Canada Markets

November Canola Breaks Through Support

Cliff Jamieson
By  Cliff Jamieson , Canadian Grains Analyst
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The November canola future broke through the support of its upward-sloping trendline on Thursday, as well as its 20-day moving average, to reach a 14-day low. The change in trend was signaled in Wednesday's bearish crossover of momentum indicators (third study), while the move was convincing with the highest volume seen in over a month and the second highest over the life of the contract. (DTN graphic by Nick Scalise)

The new-crop November canola contract has recently showed signs of fatigue, with Wednesday's trade reaching a fresh contract high of $532 per metric ton only to face noncommercial selling pressure to force a close at $525.30/mt, within $0.10/mt of the lower end of the $6.80/mt range traded on Wednesday.

Thursday's trade saw further troubling signs for this contract, sparked by heavy selling in the soy complex, with a combination of commercial and noncommercial selling taking place in both soybeans and soymeal.

As seen on the attached chart, November canola broke through the support of the upward-sloping trendline which has been in place since the March 2 low of $447.70/mt. The third study shows the stochastic momentum indicators which signaled a bearish crossover of indicators on Wednesday to signal an end to the short-term uptrend. As well, Thursday's trade plunged through the contract's 20-day moving average calculated at $522.30/mt, with Thursday's close being the first close below this support line seen since April 15.

The lower study shows Thursday's move taking place on the second-highest daily volume seen over the life of the contract of roughly 22,265 contracts. This was the highest daily volume reported since the reaction to the May 10 USDA supply and demand report, suggesting the move was a result of conviction after buying interest at the contract highs was exhausted.

As seen in the second study, the November/January futures spread weakened on Thursday to minus $3.80/mt (January over the November), which continues to reflect a carry market, although a relatively weak carry given the cost of full carry, which suggests a cautious approach by commercial traders.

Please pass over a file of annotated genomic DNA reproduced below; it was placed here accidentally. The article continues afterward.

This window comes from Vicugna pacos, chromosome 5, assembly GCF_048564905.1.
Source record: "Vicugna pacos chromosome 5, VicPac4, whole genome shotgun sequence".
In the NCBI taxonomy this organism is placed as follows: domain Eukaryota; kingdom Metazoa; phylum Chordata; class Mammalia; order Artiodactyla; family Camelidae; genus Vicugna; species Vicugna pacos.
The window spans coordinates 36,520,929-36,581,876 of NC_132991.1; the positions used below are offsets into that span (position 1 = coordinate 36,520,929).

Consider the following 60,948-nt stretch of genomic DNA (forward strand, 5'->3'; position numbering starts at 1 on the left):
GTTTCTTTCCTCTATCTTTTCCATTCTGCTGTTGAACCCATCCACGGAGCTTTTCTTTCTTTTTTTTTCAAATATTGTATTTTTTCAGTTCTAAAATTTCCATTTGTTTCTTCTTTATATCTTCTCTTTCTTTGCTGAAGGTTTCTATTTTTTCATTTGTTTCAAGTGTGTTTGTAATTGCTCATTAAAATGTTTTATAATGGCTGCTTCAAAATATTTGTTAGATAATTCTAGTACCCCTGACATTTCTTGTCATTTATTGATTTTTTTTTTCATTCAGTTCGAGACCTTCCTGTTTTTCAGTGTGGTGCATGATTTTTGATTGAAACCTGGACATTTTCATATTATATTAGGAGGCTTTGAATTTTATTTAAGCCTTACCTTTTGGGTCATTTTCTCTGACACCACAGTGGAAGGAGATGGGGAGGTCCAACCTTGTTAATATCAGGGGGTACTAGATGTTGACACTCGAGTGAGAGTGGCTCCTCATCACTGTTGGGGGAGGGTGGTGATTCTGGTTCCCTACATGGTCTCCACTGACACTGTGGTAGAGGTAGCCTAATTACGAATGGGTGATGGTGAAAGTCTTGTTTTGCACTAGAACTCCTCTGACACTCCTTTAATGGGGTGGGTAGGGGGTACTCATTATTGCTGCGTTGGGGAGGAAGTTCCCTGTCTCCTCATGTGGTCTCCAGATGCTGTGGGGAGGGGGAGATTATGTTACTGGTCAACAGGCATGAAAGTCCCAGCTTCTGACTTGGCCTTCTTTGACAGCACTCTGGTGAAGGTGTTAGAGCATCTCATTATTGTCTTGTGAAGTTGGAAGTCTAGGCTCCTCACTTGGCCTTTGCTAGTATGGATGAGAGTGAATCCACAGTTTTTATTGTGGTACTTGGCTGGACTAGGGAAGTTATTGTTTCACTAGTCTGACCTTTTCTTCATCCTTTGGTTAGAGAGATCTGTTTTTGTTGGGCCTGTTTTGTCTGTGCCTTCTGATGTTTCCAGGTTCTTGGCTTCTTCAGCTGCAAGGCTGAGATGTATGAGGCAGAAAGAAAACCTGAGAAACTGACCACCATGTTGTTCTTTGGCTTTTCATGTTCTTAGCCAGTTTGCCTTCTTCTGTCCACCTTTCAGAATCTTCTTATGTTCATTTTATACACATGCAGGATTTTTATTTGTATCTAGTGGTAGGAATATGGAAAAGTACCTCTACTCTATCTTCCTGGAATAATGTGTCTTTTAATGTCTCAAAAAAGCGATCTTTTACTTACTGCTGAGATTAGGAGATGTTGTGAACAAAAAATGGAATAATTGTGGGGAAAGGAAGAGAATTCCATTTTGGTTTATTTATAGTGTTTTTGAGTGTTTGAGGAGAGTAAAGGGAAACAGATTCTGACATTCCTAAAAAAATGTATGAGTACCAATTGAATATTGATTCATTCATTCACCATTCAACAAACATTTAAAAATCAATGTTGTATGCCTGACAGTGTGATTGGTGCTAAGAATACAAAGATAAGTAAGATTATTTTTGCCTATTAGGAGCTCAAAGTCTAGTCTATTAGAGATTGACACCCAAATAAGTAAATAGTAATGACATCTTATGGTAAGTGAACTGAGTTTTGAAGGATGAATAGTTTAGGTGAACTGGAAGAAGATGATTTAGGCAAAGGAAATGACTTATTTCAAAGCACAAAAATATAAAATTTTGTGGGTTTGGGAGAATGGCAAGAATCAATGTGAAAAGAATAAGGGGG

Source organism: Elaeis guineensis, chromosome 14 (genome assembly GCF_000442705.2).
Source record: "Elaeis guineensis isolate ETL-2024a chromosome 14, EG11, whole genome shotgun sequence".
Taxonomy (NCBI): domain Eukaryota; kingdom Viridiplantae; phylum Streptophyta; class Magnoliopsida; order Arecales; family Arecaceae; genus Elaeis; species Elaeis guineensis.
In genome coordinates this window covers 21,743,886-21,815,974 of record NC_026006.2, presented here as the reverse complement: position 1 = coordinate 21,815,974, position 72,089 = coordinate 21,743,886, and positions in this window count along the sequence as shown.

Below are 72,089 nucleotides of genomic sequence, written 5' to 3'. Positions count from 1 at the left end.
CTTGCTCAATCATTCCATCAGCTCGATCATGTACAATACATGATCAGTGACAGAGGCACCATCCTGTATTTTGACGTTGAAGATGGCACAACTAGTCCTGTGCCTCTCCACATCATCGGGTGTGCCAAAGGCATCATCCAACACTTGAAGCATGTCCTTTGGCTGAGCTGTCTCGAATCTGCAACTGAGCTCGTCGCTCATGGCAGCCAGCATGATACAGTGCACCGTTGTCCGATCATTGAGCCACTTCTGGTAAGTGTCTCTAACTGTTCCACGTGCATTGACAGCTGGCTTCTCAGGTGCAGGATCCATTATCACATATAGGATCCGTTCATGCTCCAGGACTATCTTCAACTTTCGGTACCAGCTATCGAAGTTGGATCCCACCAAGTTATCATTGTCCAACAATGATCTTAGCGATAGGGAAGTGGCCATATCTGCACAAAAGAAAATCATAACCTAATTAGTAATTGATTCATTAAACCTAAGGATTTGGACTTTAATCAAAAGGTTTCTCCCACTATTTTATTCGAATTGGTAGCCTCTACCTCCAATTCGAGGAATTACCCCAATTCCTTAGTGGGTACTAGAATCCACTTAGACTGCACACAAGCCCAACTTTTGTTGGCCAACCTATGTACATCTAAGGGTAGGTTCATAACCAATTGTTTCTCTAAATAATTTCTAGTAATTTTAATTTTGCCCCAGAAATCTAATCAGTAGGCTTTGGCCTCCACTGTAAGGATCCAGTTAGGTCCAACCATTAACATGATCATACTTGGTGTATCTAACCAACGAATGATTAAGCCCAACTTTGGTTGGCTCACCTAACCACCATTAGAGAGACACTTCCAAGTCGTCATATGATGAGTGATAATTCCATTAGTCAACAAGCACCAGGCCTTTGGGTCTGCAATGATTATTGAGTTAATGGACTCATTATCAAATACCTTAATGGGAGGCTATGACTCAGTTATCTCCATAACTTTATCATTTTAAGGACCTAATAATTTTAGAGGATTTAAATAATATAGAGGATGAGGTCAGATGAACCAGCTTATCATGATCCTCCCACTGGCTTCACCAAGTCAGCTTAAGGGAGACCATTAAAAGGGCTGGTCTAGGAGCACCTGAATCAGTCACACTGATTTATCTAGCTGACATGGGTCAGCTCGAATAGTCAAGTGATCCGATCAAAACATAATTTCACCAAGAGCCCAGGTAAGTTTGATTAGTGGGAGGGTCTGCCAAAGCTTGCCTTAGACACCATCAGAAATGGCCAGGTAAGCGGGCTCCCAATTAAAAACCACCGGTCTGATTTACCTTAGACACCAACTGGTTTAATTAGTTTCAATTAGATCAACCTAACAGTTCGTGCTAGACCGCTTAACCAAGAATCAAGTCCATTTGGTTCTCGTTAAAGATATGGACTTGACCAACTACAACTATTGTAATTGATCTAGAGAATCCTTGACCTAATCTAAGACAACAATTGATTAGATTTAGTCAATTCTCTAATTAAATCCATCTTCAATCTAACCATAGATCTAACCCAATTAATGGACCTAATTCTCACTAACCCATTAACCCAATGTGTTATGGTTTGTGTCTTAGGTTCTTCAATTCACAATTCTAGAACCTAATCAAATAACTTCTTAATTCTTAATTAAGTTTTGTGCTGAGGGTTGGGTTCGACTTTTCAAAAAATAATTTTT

New-crop basis levels, however, suggest a growing bearish sentiment. Thursday's September delivery basis weakened $1.50/mt in the past two days to $34.86/mt under the November future. At the beginning of June, this same basis was calculated at $32.93/mt under and was $25.73/mt under in early May. This time last year, September delivery was bid at $23.89 under the November.

Given a further move lower, potential technical support may be found at the contract's 50-day moving average of $506.80/mt or the 33% retracement of the move from the March low to the June high, found at $504.20/mt. The weekly chart shows a bearish outside trading bar formed so far this week, assuming that this week's close is lower than last week's, which could suggest that a further move is possible. The downward trend in the momentum indicators on the daily chart would also support a further move to support.

For the near future, canola may continue to follow the gyrations of the soybean market as traders respond to the latest weather reports. Over time, the tight global fundamentals for rapeseed/canola may see canola less influenced by the soy complex. According to the USDA's latest Oilseeds: World Markets and Trade, global rapeseed stocks are expected to fall 30% in the upcoming year to 3.547 million metric tons, or just 5.3% of the projected global use in 2016/17. This doesn't leave much room for surprises.

Cliff Jamieson can be reached at

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